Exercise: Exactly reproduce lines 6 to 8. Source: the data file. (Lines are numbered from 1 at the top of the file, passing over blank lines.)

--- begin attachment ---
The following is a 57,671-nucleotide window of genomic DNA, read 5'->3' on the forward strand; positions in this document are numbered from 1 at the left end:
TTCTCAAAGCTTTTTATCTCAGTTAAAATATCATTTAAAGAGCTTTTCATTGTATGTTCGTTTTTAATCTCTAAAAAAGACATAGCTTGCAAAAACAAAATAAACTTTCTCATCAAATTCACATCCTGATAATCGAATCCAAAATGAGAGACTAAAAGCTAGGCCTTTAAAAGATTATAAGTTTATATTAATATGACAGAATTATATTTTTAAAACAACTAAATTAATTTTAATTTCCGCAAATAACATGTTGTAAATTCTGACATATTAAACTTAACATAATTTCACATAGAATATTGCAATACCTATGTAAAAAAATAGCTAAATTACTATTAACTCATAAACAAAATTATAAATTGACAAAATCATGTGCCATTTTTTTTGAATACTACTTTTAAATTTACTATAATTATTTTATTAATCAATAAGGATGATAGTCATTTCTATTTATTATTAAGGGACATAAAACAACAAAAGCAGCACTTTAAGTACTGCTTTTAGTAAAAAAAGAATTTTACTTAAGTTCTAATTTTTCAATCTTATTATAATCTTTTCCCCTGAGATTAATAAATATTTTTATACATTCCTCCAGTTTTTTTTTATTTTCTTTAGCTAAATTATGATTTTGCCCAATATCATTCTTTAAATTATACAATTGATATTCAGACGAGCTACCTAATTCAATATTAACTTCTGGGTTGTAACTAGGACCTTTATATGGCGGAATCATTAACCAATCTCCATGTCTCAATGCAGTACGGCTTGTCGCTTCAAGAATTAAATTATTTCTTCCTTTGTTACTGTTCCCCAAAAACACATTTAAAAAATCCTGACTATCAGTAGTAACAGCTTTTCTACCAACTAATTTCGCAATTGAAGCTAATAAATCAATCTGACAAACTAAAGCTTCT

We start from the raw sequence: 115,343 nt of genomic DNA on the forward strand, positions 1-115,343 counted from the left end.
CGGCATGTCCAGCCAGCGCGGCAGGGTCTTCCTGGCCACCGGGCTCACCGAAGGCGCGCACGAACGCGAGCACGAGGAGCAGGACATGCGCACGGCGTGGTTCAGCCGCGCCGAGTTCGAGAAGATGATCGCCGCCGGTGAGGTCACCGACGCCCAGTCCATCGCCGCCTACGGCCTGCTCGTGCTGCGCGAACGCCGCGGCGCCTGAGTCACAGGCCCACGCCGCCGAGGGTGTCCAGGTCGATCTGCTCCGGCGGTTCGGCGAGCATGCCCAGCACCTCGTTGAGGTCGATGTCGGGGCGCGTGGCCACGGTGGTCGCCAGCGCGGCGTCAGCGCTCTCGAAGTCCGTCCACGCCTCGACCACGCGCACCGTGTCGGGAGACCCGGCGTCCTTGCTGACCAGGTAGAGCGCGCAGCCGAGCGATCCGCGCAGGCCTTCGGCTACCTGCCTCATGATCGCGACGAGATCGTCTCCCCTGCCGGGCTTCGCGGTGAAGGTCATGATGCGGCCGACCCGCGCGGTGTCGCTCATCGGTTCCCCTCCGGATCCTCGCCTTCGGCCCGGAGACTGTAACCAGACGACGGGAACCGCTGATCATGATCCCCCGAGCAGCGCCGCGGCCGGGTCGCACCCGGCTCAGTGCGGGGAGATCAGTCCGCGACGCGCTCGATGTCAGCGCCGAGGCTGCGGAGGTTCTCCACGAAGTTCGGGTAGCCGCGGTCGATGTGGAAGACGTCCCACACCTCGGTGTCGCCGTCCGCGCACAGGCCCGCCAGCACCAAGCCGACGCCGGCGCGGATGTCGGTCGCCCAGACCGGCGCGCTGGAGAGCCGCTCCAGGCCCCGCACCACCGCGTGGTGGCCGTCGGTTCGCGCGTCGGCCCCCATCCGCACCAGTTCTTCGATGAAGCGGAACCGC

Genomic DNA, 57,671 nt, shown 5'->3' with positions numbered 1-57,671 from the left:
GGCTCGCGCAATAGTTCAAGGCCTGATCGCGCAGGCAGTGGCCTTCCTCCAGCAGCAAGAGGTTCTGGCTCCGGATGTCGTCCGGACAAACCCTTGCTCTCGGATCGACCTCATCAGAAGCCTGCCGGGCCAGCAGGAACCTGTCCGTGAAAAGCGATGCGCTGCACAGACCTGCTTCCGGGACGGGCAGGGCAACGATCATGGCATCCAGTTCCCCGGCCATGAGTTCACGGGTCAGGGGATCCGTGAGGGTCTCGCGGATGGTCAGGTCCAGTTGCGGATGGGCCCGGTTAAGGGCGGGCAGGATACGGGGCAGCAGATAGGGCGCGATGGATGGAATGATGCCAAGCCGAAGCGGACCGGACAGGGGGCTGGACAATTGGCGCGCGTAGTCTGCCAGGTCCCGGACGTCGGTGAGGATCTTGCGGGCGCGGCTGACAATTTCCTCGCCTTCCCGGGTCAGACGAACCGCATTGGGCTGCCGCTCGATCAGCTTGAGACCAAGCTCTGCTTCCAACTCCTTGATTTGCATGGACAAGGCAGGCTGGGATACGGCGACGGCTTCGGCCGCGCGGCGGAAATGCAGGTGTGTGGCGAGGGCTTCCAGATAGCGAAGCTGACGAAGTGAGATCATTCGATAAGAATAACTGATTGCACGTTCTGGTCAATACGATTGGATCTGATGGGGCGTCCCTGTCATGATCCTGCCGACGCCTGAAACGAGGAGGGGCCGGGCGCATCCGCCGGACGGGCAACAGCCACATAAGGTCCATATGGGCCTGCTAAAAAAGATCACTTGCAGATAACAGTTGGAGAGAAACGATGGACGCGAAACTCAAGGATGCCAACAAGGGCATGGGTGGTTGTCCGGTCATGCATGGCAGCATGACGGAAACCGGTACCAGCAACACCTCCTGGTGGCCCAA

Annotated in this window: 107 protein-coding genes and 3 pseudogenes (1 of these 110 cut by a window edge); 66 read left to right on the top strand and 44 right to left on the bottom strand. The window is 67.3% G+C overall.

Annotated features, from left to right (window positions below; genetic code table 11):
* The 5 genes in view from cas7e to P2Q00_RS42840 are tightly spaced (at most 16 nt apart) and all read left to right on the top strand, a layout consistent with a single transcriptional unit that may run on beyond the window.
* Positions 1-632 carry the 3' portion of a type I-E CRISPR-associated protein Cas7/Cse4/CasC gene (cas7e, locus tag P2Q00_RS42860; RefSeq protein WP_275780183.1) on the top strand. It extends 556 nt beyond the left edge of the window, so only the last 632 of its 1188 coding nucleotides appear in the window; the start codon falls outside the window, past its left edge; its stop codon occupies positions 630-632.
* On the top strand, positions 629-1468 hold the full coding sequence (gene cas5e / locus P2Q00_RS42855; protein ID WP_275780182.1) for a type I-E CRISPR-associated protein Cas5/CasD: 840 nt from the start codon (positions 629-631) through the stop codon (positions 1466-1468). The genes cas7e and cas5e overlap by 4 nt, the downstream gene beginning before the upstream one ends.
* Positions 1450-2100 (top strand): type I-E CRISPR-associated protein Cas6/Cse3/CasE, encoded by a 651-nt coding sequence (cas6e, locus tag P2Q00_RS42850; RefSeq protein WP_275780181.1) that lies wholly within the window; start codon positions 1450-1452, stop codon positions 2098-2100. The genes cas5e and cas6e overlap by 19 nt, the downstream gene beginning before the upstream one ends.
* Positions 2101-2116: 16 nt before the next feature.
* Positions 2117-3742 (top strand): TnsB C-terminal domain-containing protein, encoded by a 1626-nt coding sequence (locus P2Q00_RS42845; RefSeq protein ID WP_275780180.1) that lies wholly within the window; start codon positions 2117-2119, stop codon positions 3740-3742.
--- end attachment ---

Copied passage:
GGCTCGCGCAATAGTTCAAGGCCTGATCGCGCAGGCAGTGGCCTTCCTCCAGCAGCAAGAGGTTCTGGCTCCGGATGTCGTCCGGACAAACCCTTGCTCTCGGATCGACCTCATCAGAAGCCTGCCGGGCCAGCAGGAACCTGTCCGTGAAAAGCGATGCGCTGCACAGACCTGCTTCCGGGACGGGCAGGGCAACGATCATGGCATCCAGTTCCCCGGCCATGAGTTCACGGGTCAGGGGATCCGTGAGGGTCTCGCGGATGGTCAGGTCCAGTTGCGGATGGGCCCGGTTAAGGGCGGGCAGGATACGGGGCAGCAGATAGGGCGCGATGGATGGAATGATGCCAAGCCGAAGCGGACCGGACAGGGGGCTGGACAATTGGCGCGCGTAGTCTGCCAGGTCCCGGACGTCGGTGAGGATCTTGCGGGCGCGGCTGACAATTTCCTCGCCTTCCCGGGTCAGACGAACCGCATTGGGCTGCCGCTCGATCAGCTTGAGACCAAGCTCTGCTTCCAACTCCTTGATTTGCATGGACAAGGCAGGCTGGGATACGGCGACGGCTTCGGCCGCGCGGCGGAAATGCAGGTGTGTGGCGAGGGCTTCCAGATAGCGAAGCTGACGAAGTGAGATCATTCGATAAGAATAACTGATTGCACGTTCTGGTCAATACGATTGGATCTGATGGGGCGTCCCTGTCATGATCCTGCCGACGCCTGAAACGAGGAGGGGCCGGGCGCATCCGCCGGACGGGCAACAGCCACATAAGGTCCATATGGGCCTGCTAAAAAAGATCACTTGCAGATAACAGTTGGAGAGAAACGATGGACGCGAAACTCAAGGATGCCAACAAGGGCATGGGTGGTTGTCCGGTCATGCATGGCAGCATGACGGAAACCGGTACCAGCAACACCTCCTGGTGGCCCAA

Annotated in this window: 107 protein-coding genes and 3 pseudogenes (1 of these 110 cut by a window edge); 66 read left to right on the top strand and 44 right to left on the bottom strand. The window is 67.3% G+C overall.

Annotated features, from left to right (window positions below; genetic code table 11):